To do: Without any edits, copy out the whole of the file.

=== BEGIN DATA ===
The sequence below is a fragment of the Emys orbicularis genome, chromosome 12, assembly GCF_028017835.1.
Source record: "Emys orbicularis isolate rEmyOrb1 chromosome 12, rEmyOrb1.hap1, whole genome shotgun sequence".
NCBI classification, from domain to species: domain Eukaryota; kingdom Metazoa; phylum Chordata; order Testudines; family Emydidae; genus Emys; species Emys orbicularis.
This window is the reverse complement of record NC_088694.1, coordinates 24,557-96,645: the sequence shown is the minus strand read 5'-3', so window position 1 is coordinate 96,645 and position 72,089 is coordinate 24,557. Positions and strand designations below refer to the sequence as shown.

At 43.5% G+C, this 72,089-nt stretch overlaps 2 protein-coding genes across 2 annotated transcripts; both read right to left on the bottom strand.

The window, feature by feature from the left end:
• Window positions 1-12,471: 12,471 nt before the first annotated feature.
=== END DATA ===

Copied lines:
The sequence below is a fragment of the Emys orbicularis genome, chromosome 12, assembly GCF_028017835.1.
Source record: "Emys orbicularis isolate rEmyOrb1 chromosome 12, rEmyOrb1.hap1, whole genome shotgun sequence".
NCBI classification, from domain to species: domain Eukaryota; kingdom Metazoa; phylum Chordata; order Testudines; family Emydidae; genus Emys; species Emys orbicularis.
This window is the reverse complement of record NC_088694.1, coordinates 24,557-96,645: the sequence shown is the minus strand read 5'-3', so window position 1 is coordinate 96,645 and position 72,089 is coordinate 24,557. Positions and strand designations below refer to the sequence as shown.

At 43.5% G+C, this 72,089-nt stretch overlaps 2 protein-coding genes across 2 annotated transcripts; both read right to left on the bottom strand.

The window, feature by feature from the left end:
• Window positions 1-12,471: 12,471 nt before the first annotated feature.